Three University of Florida professors who were not allowed to testify in a lawsuit against the state’s new electoral law filed a federal complaint on Friday alleging that their First Amendment rights had been violated and asking the court to overturn the school’s policy which led to a “smothering of teachers’ discourse.” against the state.
The lawsuit took place despite the university reversing its decision earlier on Friday and allowing the three faculty members, all political science professors, to participate in the voting rights lawsuit after all – as long as ‘they did it on their own time and did not use school resources.
The lawsuit notes that the state has not “prohibited the testimony of professors from public universities who favor its point of view.”
He also points to reports that the university has also refused similar requests from other faculties to participate in a lawsuit. “These requests had one thing in common with the plaintiffs,” says the lawsuit. “They asked for permission to support groups suing the state. “
Faculty members, he said, were not employed “to be spokespersons for a particular administration – or any administration – point of view.”
Hessy Fernandez, spokesperson for the university, said UF is not commenting on the pending litigation.
The lawsuit, filed in federal court in Gainesville, names UF President Kent Fuchs, Provost Joe Glover and the university’s board of trustees as defendants. It is aimed at an academic policy stating that any activity of an employee that “affects or appears to affect their professional judgment or their obligations to the University” could be a conflict.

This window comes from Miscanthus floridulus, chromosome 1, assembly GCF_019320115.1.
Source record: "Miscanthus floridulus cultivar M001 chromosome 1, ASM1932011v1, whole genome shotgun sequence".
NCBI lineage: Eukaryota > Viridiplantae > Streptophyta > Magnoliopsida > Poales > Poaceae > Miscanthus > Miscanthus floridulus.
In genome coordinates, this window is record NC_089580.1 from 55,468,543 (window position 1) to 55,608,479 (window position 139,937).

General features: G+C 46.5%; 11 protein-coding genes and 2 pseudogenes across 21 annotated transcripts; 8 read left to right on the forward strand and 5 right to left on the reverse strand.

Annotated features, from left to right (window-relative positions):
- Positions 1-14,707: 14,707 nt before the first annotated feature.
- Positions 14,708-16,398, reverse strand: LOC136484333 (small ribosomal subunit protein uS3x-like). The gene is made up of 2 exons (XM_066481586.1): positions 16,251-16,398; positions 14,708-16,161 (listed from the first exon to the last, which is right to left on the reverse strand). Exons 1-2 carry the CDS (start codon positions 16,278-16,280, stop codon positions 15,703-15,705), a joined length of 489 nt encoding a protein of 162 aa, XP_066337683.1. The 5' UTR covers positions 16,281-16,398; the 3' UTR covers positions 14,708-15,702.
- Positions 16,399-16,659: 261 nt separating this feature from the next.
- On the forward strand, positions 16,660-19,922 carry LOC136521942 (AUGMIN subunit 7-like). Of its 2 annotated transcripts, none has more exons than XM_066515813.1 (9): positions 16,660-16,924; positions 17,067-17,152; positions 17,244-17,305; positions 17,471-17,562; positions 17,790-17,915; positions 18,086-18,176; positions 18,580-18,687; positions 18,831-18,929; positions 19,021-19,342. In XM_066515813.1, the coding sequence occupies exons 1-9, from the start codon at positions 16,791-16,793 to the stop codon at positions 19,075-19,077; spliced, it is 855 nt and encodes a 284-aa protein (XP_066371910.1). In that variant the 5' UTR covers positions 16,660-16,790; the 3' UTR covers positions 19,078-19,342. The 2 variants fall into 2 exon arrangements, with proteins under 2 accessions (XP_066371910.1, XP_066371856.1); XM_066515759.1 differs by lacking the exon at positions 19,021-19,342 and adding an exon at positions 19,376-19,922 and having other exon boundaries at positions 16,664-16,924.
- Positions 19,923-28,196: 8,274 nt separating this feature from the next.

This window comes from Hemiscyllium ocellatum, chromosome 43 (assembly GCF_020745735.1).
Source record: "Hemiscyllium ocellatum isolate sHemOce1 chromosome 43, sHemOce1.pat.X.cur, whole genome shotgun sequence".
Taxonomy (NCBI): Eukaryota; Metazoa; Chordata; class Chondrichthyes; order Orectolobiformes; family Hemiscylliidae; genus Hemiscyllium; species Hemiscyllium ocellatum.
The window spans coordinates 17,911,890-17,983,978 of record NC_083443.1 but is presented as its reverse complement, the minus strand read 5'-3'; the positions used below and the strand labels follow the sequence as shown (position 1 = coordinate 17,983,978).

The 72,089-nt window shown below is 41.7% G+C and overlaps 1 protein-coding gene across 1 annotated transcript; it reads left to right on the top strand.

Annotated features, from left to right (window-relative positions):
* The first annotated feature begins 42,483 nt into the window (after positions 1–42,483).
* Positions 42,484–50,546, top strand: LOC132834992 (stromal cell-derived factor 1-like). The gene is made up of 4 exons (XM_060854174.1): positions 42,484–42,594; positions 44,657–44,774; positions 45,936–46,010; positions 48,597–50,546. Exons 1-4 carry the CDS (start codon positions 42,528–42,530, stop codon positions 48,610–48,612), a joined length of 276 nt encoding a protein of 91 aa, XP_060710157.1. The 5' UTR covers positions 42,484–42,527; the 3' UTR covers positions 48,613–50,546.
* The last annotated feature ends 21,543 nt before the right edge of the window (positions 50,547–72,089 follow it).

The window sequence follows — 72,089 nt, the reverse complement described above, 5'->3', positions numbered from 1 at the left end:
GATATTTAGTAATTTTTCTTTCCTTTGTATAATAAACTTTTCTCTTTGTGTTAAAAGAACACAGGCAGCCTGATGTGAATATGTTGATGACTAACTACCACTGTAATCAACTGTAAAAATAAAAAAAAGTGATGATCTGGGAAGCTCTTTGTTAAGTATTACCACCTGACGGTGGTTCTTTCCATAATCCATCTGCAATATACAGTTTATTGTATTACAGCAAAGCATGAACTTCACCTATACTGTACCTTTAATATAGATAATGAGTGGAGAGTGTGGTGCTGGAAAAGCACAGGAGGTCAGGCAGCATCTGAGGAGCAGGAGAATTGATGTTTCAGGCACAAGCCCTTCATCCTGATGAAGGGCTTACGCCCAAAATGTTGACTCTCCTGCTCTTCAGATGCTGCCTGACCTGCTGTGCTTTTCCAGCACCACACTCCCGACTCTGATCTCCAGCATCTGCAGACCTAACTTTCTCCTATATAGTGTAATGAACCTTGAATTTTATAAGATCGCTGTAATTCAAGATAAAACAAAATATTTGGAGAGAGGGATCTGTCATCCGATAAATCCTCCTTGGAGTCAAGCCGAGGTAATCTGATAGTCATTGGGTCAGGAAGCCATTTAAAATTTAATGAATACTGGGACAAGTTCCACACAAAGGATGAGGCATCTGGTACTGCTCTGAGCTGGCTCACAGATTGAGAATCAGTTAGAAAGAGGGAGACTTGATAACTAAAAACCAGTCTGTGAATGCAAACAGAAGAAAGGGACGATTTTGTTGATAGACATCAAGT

The policy, which was changed on July 1, 2020, requires faculty members to apply through an academic portal whenever they wish to participate in outside activities.
The lawsuit says two of the professors have already testified as voting rights experts in cases prior to 2020, including those in which the state was a defendant. This time, however, their requests were denied, stating that it was not in the best interests of the university.
“Discrimination and prior restriction on the basis of point of view or content is presumed unconstitutional,” the lawsuit said.
Although the lawsuit acknowledges that the decision regarding the three professors was overturned, the policy remains in place, and that could lead to the same thing happening again, he said.
The three professors – Daniel Smith, Michael McDonald and Sharon Austin – have called for the policy to be declared illegal and for the university to be permanently barred from implementing policies restricting activities because they are not in the interests of the state.
If no action is taken, the lawsuit says, “University policy will continue to prevent plaintiffs from serving as expert witnesses or from lending their analysis or expertise to litigation challenging state policies, by violation of the First Amendment “.
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